If you have started to decline invitations to do wonderful things with wonderful people this fall, don't worry, you are not the only one, and the reason is simple.
Fall is the time for harvest. For us urbanites who don't have actual crops to harvest, it's a time when we begin to let go of the flowery stuff of summer and look at what's important in preparation for the cold months ahead.
As we simplify our lives, we can take this opportunity to de-clutter our calendars and our budgets in addition to our living and work spaces. Rather than taking on new projects now, we can focus on work that's already in progress while getting rid of what's not essential.
This paring down and filtering of things to what's most valuable is exemplified by the metal element which rules the fall season.
People who have a healthy balance of metal are able to hold on to the important things as well as grieve losses and move on when it is time to let go.
The lungs and large intestine are the organs associated with metal, and they have to step up to the plate at this time of year.
People who are out of balance in the metal department can be seen as either anal-retentive (organized and detailed oriented to a fault) or disorganized, having trouble letting go of the less important things that could be slowing them down.
Because of this association with filtering and moisture, metal imbalances can manifest in the body as respiratory, skin and digestive issues. These can include allergies, constipation, loose stool and dry skin.
Fall is the time to prevent the pitfalls of respiratory allergies, asthma attacks, colds and flu by eating simple, easy to digest foods. Warm, cooked foods are generally easier to digest than their cold, raw counterparts.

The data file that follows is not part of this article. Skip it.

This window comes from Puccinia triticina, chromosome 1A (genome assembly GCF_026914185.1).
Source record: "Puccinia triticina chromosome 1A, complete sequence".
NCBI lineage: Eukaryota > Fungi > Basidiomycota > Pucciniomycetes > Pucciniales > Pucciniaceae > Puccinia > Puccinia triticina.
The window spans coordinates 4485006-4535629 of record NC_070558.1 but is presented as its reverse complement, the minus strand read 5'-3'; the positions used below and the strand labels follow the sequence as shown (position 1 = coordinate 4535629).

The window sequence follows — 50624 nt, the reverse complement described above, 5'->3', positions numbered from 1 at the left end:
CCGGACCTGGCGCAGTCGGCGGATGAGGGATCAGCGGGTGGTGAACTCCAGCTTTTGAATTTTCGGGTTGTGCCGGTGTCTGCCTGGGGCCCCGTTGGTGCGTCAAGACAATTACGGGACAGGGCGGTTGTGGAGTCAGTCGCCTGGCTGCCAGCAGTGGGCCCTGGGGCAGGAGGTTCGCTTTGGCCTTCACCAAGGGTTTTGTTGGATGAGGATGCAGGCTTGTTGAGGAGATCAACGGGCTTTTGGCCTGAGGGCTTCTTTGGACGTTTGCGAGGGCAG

Seasonal foods like sweet potatoes, potatoes, beets, turnips, squash, carrots, pears, apples, rice and oats are a great place to start. While overindulging in any food can be dangerous, fall is the time to appreciate a little spice. Garlic, ginger and onions boost our immune systems, warm us up, and make our lungs happy. And of course lets not miss out on some of the last leafy greens of the season as they’re being harvested.
Click here to get healthy food recipes for this fall season!
New York City has locally grown farmers markets open every day in all 5 boroughs. There are over 50 local markets available to you that not only offer great fresh seasonal foods, but also offer recycling options, and hold compost drop offs too! You can click here for a list of markets and locations. While the season is coming to a close, you can always set your intentions for next year.
With so many plants, animals and insects dying at this time of year, it is no wonder that the lungs are associated with the emotion, grief. Fall is a time to be still and reflect on the things you've let go of this year. Turning inward now can help you ward off some of the depression or melancholy that so many of us face in the coldest days of winter. Many find a sense of peace in talking to a friend, writing, or remembering a loved one who has passed at this time.
Deep breathing exercises are a great way to strengthen your lungs so that you can process the transitions that are happening all around us and keep it moving. So start to tone down those high impact exercises of summer that are meant to develop our bodies, and begin to focus more on cultivating your core muscles with gentle yoga, pilates, qi gong or tai qi.
Stay tuned as we continue into the winter, which is all about storage and stillness. We'll be blogging about it with more helpful hints for the seasons. We’ll also be talking about how to prevent asthma attacks, allergies and the flu.
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Don't be shy, leave a comment below or let us know what issues you notice in the cold months.